In the course of digital communication’s rapid development it is becoming clear that we have reached a societal inflection point in which we must now demand and envision much more of our digital platforms. Piecemeal offerings of reform like Twitter’s proposal to remove the favourite button to better incentivise ‘healthy debate’ are demonstrative of an institutional lack in both creativity and ambition. The IDW today, with its diverse digital constituency offers the best vehicle, outside of the tech titans, to build momentum for a significant shift in incentives and structures. Its unique financial independence and potential access to investment pools make it a viable support base for the launch of alternative platforms.

The recent high profile abandonment of the crowdfunding platform Patreon represents the first signs of the IDW throwing its weight. Jordan Peterson alone looks to have sacrified the equivalent of more than $396k annual supporter donations-shutting his account in solidarity with several recent dubious ban-actions. Action cannot come soon enough. The work of envisioning a digital space more akin to old Europe’s coffee houses and salons than a public square ruled by a narcissistic mob is of the utmost importance. We must create cultural conditions in which it is possible to conduct real conversations in the unprecedented context of massive online viewerships.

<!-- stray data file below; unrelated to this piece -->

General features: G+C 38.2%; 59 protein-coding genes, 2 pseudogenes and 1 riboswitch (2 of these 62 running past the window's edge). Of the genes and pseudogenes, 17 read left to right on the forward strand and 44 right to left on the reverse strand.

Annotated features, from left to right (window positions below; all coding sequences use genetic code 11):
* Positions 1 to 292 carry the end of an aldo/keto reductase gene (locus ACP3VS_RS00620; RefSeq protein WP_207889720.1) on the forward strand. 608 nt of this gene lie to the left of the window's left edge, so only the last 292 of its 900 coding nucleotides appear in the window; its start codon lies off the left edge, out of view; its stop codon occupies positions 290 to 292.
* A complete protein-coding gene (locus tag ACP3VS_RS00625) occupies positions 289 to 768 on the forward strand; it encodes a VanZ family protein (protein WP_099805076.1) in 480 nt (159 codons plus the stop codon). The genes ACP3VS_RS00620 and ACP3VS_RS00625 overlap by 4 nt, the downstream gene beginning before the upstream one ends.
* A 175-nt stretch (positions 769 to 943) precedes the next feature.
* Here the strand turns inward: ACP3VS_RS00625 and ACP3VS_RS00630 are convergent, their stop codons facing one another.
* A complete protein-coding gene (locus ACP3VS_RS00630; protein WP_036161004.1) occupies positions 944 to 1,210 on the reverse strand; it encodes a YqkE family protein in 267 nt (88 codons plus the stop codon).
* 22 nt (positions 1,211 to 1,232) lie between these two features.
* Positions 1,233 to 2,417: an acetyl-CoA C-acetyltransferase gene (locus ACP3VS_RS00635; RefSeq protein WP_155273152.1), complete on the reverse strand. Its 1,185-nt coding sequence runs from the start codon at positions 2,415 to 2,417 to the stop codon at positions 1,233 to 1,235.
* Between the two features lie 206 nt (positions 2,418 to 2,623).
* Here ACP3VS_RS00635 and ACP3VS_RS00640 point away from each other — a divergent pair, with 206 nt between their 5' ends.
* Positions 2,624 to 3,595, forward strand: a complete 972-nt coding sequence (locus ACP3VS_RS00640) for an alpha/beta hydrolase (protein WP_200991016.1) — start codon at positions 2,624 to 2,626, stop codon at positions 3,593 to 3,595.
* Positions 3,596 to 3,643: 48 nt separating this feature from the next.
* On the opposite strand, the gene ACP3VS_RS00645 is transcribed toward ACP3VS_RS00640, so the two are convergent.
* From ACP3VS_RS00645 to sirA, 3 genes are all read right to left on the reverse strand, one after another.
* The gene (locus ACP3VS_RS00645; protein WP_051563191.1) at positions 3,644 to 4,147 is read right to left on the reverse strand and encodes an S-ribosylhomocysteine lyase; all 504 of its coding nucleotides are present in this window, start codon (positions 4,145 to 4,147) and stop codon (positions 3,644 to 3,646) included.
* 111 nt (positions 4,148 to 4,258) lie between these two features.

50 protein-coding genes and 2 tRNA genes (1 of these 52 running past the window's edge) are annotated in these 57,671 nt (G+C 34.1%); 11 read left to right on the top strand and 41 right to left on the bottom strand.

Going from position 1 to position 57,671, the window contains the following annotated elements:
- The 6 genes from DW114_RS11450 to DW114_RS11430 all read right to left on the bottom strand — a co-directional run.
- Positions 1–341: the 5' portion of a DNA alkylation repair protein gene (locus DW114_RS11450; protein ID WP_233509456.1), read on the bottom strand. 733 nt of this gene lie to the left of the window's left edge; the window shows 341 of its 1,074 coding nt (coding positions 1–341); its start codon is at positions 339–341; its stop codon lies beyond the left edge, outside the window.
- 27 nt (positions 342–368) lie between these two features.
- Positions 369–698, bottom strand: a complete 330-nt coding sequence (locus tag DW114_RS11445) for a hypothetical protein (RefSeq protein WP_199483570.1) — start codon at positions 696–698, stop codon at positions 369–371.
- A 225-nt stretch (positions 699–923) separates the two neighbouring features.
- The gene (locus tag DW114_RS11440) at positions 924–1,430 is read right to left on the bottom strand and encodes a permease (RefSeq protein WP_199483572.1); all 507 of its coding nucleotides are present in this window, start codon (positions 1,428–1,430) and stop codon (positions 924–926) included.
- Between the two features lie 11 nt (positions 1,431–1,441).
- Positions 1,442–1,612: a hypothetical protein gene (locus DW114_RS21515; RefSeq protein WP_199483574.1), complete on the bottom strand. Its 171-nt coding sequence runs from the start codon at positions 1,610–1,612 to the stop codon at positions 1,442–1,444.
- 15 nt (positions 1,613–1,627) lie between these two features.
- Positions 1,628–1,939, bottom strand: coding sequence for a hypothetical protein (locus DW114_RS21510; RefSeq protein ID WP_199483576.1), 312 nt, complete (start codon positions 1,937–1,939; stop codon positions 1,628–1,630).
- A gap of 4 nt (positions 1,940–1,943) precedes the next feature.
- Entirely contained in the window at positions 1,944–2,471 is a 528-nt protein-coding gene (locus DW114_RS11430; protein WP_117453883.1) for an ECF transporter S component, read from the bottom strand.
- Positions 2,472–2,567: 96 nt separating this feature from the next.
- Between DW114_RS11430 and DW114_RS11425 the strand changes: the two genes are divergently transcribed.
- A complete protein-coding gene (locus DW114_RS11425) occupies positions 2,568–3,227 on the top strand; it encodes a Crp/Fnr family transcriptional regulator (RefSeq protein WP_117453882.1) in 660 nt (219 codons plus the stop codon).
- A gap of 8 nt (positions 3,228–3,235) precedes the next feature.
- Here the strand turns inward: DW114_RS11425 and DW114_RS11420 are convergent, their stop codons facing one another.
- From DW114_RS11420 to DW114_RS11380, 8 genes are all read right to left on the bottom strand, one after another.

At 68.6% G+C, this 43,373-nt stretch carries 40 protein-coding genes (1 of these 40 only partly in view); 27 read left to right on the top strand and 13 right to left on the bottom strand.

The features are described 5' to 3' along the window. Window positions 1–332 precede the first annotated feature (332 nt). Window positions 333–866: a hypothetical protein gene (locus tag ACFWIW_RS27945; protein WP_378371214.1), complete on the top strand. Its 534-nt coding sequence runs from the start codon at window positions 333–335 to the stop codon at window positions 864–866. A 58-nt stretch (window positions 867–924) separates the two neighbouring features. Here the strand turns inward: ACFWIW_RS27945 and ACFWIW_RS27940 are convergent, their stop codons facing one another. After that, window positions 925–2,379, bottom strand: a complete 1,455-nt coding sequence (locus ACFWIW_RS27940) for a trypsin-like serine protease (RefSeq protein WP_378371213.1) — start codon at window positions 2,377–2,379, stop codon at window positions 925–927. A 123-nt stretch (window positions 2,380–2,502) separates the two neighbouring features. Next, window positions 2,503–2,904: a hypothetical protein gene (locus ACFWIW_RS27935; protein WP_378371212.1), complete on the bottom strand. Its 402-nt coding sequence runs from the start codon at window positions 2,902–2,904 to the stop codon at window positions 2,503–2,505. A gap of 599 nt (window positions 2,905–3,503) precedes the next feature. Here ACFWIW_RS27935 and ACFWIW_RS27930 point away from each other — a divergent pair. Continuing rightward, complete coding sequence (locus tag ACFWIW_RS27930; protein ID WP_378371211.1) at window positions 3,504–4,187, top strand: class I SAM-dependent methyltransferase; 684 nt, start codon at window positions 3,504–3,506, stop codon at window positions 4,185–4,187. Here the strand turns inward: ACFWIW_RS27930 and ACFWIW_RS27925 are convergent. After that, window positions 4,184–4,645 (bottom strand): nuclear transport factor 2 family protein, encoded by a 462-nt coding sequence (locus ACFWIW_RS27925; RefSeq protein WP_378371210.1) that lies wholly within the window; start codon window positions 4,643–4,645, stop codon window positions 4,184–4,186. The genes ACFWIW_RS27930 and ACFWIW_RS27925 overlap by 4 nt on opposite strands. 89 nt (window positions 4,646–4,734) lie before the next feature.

Twitter’s distortion of public discourse and attention all too palpable, there must now be rigorous public scrutiny of the underlying incentive structures on which both it, and Facebook, are built. An endlessly refreshing stream of thoughts, atomised and compacted cannot provide a sufficiently adaptive level of communication to meet the complex challenges facing us. So long as the digital environment incentivises us to reduce our ideas to the minimum possible units of transmission, our culture will continue to be stifled by low-resolution ideas.

IDW

Whilst this landscape for democratic culture is bleak, the birth of the long-form podcast offers hope. Gaining traction rapidly on traditional media, this new medium heralds a renewal in the social value of real conversation. Its emergence marks the beginning of a broader conversation about the re-alignment of digital communications with the health of our democratic culture.